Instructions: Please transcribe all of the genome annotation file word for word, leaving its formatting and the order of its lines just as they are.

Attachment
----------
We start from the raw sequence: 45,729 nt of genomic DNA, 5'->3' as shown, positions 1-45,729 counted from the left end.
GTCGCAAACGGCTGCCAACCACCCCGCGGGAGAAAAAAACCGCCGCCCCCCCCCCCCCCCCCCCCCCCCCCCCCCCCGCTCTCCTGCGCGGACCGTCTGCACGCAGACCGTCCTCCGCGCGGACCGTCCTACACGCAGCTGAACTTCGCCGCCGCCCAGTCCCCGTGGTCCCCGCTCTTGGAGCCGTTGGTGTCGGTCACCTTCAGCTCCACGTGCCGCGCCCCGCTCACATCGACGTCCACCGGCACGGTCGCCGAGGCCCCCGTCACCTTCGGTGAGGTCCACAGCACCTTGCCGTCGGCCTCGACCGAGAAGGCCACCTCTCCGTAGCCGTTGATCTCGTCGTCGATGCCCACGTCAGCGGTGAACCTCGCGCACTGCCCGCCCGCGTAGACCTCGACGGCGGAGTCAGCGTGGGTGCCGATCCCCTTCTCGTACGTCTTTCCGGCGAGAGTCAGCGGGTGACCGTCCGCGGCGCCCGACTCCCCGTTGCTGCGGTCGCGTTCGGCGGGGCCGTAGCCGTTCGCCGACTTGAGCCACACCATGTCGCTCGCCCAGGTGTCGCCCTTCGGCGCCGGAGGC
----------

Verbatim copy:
We start from the raw sequence: 45,729 nt of genomic DNA, 5'->3' as shown, positions 1-45,729 counted from the left end.
GTCGCAAACGGCTGCCAACCACCCCGCGGGAGAAAAAAACCGCCGCCCCCCCCCCCCCCCCCCCCCCCCCCCCCCCCGCTCTCCTGCGCGGACCGTCTGCACGCAGACCGTCCTCCGCGCGGACCGTCCTACACGCAGCTGAACTTCGCCGCCGCCCAGTCCCCGTGGTCCCCGCTCTTGGAGCCGTTGGTGTCGGTCACCTTCAGCTCCACGTGCCGCGCCCCGCTCACATCGACGTCCACCGGCACGGTCGCCGAGGCCCCCGTCACCTTCGGTGAGGTCCACAGCACCTTGCCGTCGGCCTCGACCGAGAAGGCCACCTCTCCGTAGCCGTTGATCTCGTCGTCGATGCCCACGTCAGCGGTGAACCTCGCGCACTGCCCGCCCGCGTAGACCTCGACGGCGGAGTCAGCGTGGGTGCCGATCCCCTTCTCGTACGTCTTTCCGGCGAGAGTCAGCGGGTGACCGTCCGCGGCGCCCGACTCCCCGTTGCTGCGGTCGCGTTCGGCGGGGCCGTAGCCGTTCGCCGACTTGAGCCACACCATGTCGCTCGCCCAGGTGTCGCCCTTCGGCGCCGGAGGC